Bringing Urban Farming to Life
The idea of urban farming is more than just an idea, it’s already started in some cities, and Grove sees it continuing. He and his firm are currently working on several such projects.


“We're working on a number of exciting projects around the world that involve urban agriculture,” he said. “One of my favorites is an urban agriculture district in Shanghai.”


Grove explained that most US cities get produce from Florida, California, and South America, which creates a huge carbon footprint from shipping alone. “What we're doing in Shanghai, where about 56 percent of their diet is already leafy greens like bok choy, and spinach, and lettuce – those are the perfect crops for these vertical hydroponic systems.


“We're working with the Chinese Academy of Agriculture on the project, and it's in design phases at the moment. But it's a really exciting opportunity where we're transitioning single-story greenhouses right now into something that's much more dense to really mirror the density of Shanghai, and feed that population.”


Urban farming projects like the one in Shanghai also have a future in the United States, according to Grove.


“It's already happening here in the United States, as well. There's rooftop farms like The Brooklyn Grange in New York City, which is doing some wonderful things on rooftops throughout the New York Metro area. In San Francisco Bay area, there's Plenty, which is an urban agricultural startup,” he continued. “Outside of New York city in Newark, New Jersey, there's AeroFarms, which is the largest vertical farm in the world. It’s happening here in Boston where I live, where we have Green City Growers planting urban gardens on top of Fenway Park.”


The Future of Urban Farming
Despite the exciting projects that are already happening, Grove says architects and urban planners have more work to do.


“These are small test ideas right now that I think are beginning to gain traction. But once we figure out how to make it more ubiquitous or around the world, around the country, then I think it will just become a part of how we're going to practice agriculture in the future,” he said.


“It's going to take a number of new inventive technologies to make it happen. And really just understanding the price of that technology. Right now, the biggest barriers are the cost of LED lighting, which is necessary for the indoor growing, the cost of space in urban areas, and the energy required.”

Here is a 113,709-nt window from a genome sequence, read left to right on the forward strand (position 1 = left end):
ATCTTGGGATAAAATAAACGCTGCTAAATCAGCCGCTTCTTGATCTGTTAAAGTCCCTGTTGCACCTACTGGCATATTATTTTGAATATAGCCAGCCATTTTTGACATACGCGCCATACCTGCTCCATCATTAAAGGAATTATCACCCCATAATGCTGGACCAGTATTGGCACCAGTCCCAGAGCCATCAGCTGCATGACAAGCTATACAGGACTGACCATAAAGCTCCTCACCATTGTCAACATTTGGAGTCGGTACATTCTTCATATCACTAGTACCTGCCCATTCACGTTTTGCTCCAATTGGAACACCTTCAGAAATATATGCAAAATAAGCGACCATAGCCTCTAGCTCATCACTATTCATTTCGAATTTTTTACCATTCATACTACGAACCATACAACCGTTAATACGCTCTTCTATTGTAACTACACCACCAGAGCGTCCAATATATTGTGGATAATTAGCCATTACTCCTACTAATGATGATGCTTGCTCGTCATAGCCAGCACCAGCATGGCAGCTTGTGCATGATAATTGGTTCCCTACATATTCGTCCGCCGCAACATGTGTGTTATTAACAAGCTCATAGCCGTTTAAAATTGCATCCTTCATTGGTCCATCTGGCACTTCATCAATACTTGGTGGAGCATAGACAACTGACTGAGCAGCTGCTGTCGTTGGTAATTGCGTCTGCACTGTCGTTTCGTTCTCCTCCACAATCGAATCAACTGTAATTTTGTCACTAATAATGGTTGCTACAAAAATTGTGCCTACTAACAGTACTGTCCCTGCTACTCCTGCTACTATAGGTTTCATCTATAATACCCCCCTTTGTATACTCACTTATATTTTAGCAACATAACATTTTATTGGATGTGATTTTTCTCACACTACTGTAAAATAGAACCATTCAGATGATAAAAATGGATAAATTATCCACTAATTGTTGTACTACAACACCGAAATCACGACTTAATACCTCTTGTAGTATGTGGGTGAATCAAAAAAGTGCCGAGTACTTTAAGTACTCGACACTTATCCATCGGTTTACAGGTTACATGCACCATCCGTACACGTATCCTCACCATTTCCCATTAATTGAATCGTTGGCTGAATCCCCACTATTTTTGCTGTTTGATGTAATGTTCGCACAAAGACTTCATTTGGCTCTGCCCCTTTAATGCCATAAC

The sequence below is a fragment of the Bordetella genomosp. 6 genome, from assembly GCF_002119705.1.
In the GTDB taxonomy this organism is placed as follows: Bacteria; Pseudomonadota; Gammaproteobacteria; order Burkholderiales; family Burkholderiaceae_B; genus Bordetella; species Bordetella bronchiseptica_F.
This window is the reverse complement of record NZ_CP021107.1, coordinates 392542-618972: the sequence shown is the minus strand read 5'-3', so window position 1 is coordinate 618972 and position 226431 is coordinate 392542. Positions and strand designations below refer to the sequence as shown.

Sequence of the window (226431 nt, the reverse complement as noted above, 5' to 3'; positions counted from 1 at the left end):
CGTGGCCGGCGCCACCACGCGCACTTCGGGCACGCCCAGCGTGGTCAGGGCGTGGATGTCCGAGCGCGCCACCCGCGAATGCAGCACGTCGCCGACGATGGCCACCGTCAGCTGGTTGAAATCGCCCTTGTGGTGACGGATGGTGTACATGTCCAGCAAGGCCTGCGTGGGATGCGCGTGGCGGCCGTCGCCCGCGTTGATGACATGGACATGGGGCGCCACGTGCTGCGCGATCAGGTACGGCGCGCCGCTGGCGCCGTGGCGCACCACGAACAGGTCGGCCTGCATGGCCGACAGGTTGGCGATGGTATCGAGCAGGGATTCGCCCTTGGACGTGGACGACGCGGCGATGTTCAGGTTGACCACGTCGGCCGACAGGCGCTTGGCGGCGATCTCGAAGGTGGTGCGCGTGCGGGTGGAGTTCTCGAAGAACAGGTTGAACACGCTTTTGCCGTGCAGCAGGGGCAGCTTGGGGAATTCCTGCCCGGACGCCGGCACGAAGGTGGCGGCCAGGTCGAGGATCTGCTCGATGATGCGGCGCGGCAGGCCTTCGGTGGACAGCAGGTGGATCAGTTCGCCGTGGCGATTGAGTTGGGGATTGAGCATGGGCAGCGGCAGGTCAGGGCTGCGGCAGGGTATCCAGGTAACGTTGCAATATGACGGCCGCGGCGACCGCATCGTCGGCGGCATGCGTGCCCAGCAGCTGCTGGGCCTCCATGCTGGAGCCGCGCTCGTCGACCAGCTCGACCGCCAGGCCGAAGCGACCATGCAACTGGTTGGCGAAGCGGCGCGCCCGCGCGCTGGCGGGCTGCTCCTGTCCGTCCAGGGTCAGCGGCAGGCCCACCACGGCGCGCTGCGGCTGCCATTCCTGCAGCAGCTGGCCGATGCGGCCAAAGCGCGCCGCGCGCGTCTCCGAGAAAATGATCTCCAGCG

The bottom line, according to Grove, is that the traditional view of farming and cities being very separate things is evolving, and needs to continue evolving.


“I think in our minds, we have this urban/rural dichotomy where it's either one or the other. And that's how we've lived our lives throughout most of the 20th century,” he concluded.


“Today we have five multinational corporations controlling about 80 percent of the food that we eat. That needs to shift. And we need to redevelop a relationship with the farmers and the people who are growing the food that we eat. I think urban agriculture is really the solution to that, if we can get past the cost hurdles -- and I think that's coming.”

Video

Cities and Farms are Connected

One of the byproducts of the COVID-19 pandemic, and the economic upheaval and social unrest that followed it, has been a perceived exodus from large cities and urban areas.

But that exodus might be overstated, and the future of civilization – and the health and prosperity of people – still depends on cities. But it also depends on looking at agriculture in a new way, and creating a closer connection between cities and farming is an important trend.

That’s the opinion of Michael Grove, chair of landscape architecture, civil engineering, and ecology at Sasaki. He is very optimistic about the future of cities, and sees them continuing to move toward a bright future that benefits both people and the environment.

One of the byproducts of the COVID-19 pandemic, and the economic upheaval and social unrest that followed it, has been a perceived exodus from large cities and urban areas. But that exodus might be overstated, and the future of civilization – and the health and prosperity of people – still depends on cities. But it also depends on looking at agriculture in a new way, and creating a closer connection between cities and farming is an important trend. That’s the opinion of Michael Grove, chair of landscape architecture, civil engineering, and ecology at Sasaki. He is very optimistic about the future of cities, and sees them continuing to move toward a bright future that benefits both people and the environment.